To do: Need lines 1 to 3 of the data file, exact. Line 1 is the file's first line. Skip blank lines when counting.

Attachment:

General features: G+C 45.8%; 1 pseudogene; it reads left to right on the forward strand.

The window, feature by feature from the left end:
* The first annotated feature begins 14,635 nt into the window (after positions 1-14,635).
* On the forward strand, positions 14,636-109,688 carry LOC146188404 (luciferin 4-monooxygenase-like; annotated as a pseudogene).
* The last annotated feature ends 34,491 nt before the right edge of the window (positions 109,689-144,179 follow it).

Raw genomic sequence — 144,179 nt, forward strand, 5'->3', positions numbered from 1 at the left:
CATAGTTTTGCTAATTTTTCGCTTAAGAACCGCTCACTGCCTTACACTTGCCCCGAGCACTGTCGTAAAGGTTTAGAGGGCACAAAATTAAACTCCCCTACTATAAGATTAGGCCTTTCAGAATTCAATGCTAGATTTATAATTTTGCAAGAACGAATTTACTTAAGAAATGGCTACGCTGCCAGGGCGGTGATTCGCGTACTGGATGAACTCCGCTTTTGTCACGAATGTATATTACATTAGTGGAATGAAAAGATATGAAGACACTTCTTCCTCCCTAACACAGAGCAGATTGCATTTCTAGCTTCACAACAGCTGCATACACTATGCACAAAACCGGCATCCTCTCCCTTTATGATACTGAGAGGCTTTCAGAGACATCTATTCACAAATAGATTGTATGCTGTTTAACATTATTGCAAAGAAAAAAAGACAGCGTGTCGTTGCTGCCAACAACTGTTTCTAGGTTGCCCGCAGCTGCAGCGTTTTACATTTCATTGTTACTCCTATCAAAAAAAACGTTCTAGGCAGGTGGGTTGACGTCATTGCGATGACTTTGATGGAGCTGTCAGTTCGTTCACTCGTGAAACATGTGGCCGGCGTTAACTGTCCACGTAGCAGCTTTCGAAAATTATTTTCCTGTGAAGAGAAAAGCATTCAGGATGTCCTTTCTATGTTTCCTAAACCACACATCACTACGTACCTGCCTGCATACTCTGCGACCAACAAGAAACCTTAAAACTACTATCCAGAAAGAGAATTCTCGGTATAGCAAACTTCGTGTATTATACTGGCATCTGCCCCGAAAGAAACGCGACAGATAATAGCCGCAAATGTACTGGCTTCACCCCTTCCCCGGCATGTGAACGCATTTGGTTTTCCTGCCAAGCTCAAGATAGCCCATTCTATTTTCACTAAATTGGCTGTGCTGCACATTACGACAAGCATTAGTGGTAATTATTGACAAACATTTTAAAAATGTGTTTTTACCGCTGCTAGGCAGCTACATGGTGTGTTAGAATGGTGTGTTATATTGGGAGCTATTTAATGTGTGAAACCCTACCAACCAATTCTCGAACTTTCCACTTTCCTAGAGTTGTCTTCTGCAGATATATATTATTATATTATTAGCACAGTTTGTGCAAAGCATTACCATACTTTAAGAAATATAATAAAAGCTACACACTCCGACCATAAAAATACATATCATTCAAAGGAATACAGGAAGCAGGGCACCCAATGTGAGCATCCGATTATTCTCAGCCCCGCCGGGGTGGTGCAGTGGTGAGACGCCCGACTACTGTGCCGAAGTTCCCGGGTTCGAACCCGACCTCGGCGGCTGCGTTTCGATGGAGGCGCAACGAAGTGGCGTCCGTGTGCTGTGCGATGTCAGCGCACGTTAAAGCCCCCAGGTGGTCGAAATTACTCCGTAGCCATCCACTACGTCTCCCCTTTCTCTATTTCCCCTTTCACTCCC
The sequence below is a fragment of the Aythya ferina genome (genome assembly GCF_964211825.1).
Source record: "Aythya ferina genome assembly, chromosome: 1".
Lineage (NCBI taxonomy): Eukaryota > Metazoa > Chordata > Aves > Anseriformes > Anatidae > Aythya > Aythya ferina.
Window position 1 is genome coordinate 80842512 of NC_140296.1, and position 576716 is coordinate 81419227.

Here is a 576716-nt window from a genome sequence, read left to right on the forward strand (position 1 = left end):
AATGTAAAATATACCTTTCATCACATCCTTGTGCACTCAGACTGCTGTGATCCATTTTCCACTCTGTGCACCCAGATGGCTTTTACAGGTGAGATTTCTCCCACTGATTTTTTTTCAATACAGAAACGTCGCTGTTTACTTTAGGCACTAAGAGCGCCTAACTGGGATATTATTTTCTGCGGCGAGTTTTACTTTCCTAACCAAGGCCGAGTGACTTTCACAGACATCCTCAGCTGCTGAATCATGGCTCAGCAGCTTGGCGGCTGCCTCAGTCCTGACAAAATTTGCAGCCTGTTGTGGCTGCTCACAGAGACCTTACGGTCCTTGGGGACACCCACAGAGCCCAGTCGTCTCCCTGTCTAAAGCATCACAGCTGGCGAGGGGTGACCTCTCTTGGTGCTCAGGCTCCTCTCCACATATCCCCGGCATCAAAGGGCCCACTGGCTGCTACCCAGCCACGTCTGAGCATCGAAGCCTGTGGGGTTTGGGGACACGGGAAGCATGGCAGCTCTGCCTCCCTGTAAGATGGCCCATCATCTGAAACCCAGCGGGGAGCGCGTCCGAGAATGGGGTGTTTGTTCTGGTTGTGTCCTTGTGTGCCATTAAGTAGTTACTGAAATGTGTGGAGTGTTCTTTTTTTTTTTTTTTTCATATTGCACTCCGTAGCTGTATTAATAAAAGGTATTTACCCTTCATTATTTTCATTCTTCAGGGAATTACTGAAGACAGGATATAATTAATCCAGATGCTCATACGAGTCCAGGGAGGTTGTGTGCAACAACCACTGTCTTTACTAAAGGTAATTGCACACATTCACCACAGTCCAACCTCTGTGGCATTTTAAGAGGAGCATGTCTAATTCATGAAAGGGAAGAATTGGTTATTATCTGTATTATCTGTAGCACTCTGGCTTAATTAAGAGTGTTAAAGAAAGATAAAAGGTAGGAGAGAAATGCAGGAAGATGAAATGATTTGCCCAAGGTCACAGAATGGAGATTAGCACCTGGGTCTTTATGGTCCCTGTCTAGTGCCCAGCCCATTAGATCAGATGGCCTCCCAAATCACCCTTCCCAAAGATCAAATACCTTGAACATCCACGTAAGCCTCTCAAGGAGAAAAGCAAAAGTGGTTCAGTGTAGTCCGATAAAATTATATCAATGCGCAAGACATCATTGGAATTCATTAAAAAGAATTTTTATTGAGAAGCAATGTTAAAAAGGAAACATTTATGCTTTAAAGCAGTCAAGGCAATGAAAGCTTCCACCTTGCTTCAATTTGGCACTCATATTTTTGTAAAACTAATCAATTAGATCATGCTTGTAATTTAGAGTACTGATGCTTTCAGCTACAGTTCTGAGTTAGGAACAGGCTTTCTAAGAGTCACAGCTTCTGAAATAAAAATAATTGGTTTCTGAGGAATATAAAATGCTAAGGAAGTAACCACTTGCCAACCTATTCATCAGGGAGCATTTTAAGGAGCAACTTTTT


General features: G+C 45.8%; 1 pseudogene; it reads left to right on the forward strand.

The window, feature by feature from the left end:
* The first annotated feature begins 14,635 nt into the window (after positions 1-14,635).